How to color clay

color in clay: everything you need to know.

in this post i give all my tips and tricks so you can start exploring color in clay for yourself!

  • Where to buy?

  • Good health and safety habits

  • My essentials

  • How to make color charts and develop your own palette

  • How to colo clay

what are ceramics pigments?

Ceramic pigments are most often called ‘‘stains’’ in the industry. They are recipes formulated commercially by various companies including Mason, the industry leader today. Unlike the oxides which also can color clay, pigments are already fired so they are stable. The color you see in powder form is the color that will be more or less obtained in the end. (sometimes it will be lighter or darker, but there will be no transformation in color when fired. A blue pigment is most likely formulated with cobalt, but contrary to cobalt oxide which is lilac before fire and dark blue when fired, it is already blue when you get it. It is not recommended to play with oxides if you are not an well advised user: they are dangerous and very toxic. (as much in the powder state than when firing; they emane toxic vapors which can cause irreversible neurological damage.) Commercial pigments are produced with minerals (chromium, cobalt, cadmium, etc.) Which are fired and pulverized to powder. So the emanations already occured in a lab where needed protection and filtering equipments are available. Commercial pigments are generally "encapsulated", the toxic chemical element, cadmium for example, is "coated with a zirconium silicate crystal, which prevents the absorption of cadmium in the organism as well as protects the environment if waste is spilled. To learn more consult this article in depth on the subject.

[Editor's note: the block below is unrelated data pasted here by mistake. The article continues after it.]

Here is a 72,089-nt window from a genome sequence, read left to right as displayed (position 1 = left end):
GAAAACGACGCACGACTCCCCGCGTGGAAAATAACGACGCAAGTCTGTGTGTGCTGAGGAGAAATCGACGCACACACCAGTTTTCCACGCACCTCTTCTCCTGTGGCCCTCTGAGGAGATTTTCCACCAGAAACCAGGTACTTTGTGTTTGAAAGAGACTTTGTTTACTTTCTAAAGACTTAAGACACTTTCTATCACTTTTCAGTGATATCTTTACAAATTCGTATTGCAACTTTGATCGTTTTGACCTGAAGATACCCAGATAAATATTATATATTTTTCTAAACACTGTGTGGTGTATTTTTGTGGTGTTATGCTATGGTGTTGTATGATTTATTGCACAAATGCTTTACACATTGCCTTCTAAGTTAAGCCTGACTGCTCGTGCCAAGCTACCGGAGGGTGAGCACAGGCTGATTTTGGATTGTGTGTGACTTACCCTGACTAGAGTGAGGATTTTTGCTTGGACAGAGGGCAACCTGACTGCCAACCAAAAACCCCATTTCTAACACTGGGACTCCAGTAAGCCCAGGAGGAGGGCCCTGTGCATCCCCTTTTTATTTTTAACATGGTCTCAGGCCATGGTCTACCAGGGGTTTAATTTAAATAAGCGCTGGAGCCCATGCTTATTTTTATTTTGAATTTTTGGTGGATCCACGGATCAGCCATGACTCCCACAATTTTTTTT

where to get them?

  • Sial: Main supplier of the greater Montreal area, they have a good variety of stains but not all colors. You can however ask them to order colors that they do not have with Mason's reference number. The minimum quantity will be one pound for special orders, otherwise the pigments come in quarter pounds. (113 grams) Shipping fees start at 18$